After concluding that first prong of her arguments, Dr. Sylvia Blyden started her second prong of arguments by showing how Section 124(2) of the 2002 Electoral Laws Act, makes provision for the 1986 Elections Petition Rules to be the one that is applicable to Presidential Elections Petitions.

She said that even after the 2002 Electoral Laws Act got repealed by the 2012 Public Elections Act, the 2012 Act under Section 168(2), still made provision for ‘savings’ of that particular prescription of using the 1986 Elections Petition Rules for presidential election petitions and that such ‘savings’ will continue until such time as it was “expressly repealed”.

Dr. Blyden said that no such “expressed repeal” of that particular prescription has as yet occurred and so it stands firmly that the 1986 Elections Petition Rules are the rules to be applied for presidential elections petitions at the Supreme Court.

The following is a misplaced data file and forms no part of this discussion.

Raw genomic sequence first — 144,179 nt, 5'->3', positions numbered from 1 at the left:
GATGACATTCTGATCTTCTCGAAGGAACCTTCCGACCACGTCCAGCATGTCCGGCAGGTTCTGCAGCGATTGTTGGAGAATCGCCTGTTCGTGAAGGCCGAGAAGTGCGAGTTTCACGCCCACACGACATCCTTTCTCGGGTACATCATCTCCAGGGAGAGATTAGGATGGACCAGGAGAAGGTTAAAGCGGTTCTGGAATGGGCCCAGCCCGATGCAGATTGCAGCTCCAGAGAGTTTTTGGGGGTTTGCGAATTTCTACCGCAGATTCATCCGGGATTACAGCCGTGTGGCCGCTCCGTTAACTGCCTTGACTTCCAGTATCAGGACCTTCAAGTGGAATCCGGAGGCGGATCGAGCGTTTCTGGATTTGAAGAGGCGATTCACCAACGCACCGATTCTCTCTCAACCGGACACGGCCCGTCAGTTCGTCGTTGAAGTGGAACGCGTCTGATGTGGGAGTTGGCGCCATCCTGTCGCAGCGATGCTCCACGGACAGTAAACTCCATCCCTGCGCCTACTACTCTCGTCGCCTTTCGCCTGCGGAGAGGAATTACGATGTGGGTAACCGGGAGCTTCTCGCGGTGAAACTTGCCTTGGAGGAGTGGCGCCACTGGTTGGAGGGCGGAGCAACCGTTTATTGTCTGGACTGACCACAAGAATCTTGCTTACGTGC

Speaking on the seeming revocation of the 1986 Rules in 2007, Dr. Sylvia Blyden submitted that “The attempt by the Rules of Court committee to purport to revoke the 1986 Elections Petition Rules is null and void”.

To show why she held the revocation to be null and void, Dr. Sylvia Blyden tendered the Statement delivered by the Honourable Chief Justice Desmond Babatunde Edwards on 29th January 2019 at the opening of the Commissions of Inquiry (COIs) to investigate the erstwhile APC-led Government.

“In this brilliant and inspirational statement, the Honourable Chief Justice Desmond Babatunde Edwards, lectured us the people of Sierra Leone on the difference between a Primary Legislation enacted by a whole House of Parliament as against a Subsidiary Legislation created by a delegated committee such as the Rules of Court Committee,” Dr. Sylvia Blyden said.

Continuing, she asked the Judges to turn to Page 5 of the published Statement so as to see where the Chief Justice had emphatically underlined certain words to create emphasis.